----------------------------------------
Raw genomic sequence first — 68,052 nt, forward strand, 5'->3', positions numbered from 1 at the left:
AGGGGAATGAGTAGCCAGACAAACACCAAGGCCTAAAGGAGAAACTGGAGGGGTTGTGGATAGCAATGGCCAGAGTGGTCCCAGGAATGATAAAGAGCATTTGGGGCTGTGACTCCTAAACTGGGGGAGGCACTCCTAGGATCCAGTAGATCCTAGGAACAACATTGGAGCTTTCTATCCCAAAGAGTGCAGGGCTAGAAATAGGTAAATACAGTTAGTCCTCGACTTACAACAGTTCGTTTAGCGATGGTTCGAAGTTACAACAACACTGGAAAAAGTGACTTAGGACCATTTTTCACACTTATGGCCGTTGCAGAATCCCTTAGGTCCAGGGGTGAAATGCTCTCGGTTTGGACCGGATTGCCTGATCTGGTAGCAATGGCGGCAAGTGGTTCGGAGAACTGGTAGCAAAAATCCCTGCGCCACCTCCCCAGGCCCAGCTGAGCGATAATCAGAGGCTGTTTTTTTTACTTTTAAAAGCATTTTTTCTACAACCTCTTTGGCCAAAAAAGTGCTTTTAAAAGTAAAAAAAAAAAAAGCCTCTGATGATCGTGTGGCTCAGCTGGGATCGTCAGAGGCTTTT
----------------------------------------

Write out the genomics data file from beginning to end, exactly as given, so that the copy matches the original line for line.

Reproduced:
Raw genomic sequence first — 68,052 nt, forward strand, 5'->3', positions numbered from 1 at the left:
AGGGGAATGAGTAGCCAGACAAACACCAAGGCCTAAAGGAGAAACTGGAGGGGTTGTGGATAGCAATGGCCAGAGTGGTCCCAGGAATGATAAAGAGCATTTGGGGCTGTGACTCCTAAACTGGGGGAGGCACTCCTAGGATCCAGTAGATCCTAGGAACAACATTGGAGCTTTCTATCCCAAAGAGTGCAGGGCTAGAAATAGGTAAATACAGTTAGTCCTCGACTTACAACAGTTCGTTTAGCGATGGTTCGAAGTTACAACAACACTGGAAAAAGTGACTTAGGACCATTTTTCACACTTATGGCCGTTGCAGAATCCCTTAGGTCCAGGGGTGAAATGCTCTCGGTTTGGACCGGATTGCCTGATCTGGTAGCAATGGCGGCAAGTGGTTCGGAGAACTGGTAGCAAAAATCCCTGCGCCACCTCCCCAGGCCCAGCTGAGCGATAATCAGAGGCTGTTTTTTTTACTTTTAAAAGCATTTTTTCTACAACCTCTTTGGCCAAAAAAGTGCTTTTAAAAGTAAAAAAAAAAAAAGCCTCTGATGATCGTGTGGCTCAGCTGGGATCGTCAGAGGCTTTT